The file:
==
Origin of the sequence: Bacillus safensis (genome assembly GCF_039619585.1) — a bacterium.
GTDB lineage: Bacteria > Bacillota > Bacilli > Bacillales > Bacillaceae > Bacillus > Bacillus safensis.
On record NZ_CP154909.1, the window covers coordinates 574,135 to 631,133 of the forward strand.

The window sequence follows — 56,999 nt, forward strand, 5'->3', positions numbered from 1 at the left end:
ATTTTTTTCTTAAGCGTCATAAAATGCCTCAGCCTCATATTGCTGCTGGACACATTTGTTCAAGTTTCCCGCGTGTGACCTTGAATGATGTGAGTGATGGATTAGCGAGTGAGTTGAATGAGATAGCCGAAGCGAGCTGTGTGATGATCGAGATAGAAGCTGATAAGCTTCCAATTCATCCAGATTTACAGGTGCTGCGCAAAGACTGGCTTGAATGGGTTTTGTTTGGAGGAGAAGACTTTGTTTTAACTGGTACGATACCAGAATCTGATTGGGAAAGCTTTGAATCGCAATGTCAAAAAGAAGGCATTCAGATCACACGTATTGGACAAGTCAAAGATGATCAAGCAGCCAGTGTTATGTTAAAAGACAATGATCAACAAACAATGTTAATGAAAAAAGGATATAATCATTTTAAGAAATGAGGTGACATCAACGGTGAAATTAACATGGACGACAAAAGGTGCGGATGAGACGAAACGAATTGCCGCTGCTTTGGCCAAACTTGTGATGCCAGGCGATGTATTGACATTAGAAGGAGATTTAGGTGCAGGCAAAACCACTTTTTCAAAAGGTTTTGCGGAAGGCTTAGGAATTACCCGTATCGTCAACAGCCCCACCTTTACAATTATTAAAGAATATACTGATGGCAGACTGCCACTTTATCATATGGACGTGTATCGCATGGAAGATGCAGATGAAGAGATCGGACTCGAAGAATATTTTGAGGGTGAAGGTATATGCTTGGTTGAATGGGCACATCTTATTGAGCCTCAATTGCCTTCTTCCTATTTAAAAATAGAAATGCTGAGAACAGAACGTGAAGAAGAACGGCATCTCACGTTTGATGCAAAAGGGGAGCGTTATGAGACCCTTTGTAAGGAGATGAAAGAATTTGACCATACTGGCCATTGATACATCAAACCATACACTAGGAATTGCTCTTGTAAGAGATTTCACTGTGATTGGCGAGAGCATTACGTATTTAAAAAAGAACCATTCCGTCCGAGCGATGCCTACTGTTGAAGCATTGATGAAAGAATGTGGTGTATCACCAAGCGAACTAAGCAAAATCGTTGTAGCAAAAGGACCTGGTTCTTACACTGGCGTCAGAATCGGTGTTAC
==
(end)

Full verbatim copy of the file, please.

Origin of the sequence: Bacillus safensis (genome assembly GCF_039619585.1) — a bacterium.
GTDB lineage: Bacteria > Bacillota > Bacilli > Bacillales > Bacillaceae > Bacillus > Bacillus safensis.
On record NZ_CP154909.1, the window covers coordinates 574,135 to 631,133 of the forward strand.

The window sequence follows — 56,999 nt, forward strand, 5'->3', positions numbered from 1 at the left end:
ATTTTTTTCTTAAGCGTCATAAAATGCCTCAGCCTCATATTGCTGCTGGACACATTTGTTCAAGTTTCCCGCGTGTGACCTTGAATGATGTGAGTGATGGATTAGCGAGTGAGTTGAATGAGATAGCCGAAGCGAGCTGTGTGATGATCGAGATAGAAGCTGATAAGCTTCCAATTCATCCAGATTTACAGGTGCTGCGCAAAGACTGGCTTGAATGGGTTTTGTTTGGAGGAGAAGACTTTGTTTTAACTGGTACGATACCAGAATCTGATTGGGAAAGCTTTGAATCGCAATGTCAAAAAGAAGGCATTCAGATCACACGTATTGGACAAGTCAAAGATGATCAAGCAGCCAGTGTTATGTTAAAAGACAATGATCAACAAACAATGTTAATGAAAAAAGGATATAATCATTTTAAGAAATGAGGTGACATCAACGGTGAAATTAACATGGACGACAAAAGGTGCGGATGAGACGAAACGAATTGCCGCTGCTTTGGCCAAACTTGTGATGCCAGGCGATGTATTGACATTAGAAGGAGATTTAGGTGCAGGCAAAACCACTTTTTCAAAAGGTTTTGCGGAAGGCTTAGGAATTACCCGTATCGTCAACAGCCCCACCTTTACAATTATTAAAGAATATACTGATGGCAGACTGCCACTTTATCATATGGACGTGTATCGCATGGAAGATGCAGATGAAGAGATCGGACTCGAAGAATATTTTGAGGGTGAAGGTATATGCTTGGTTGAATGGGCACATCTTATTGAGCCTCAATTGCCTTCTTCCTATTTAAAAATAGAAATGCTGAGAACAGAACGTGAAGAAGAACGGCATCTCACGTTTGATGCAAAAGGGGAGCGTTATGAGACCCTTTGTAAGGAGATGAAAGAATTTGACCATACTGGCCATTGATACATCAAACCATACACTAGGAATTGCTCTTGTAAGAGATTTCACTGTGATTGGCGAGAGCATTACGTATTTAAAAAAGAACCATTCCGTCCGAGCGATGCCTACTGTTGAAGCATTGATGAAAGAATGTGGTGTATCACCAAGCGAACTAAGCAAAATCGTTGTAGCAAAAGGACCTGGTTCTTACACTGGCGTCAGAATCGGTGTTAC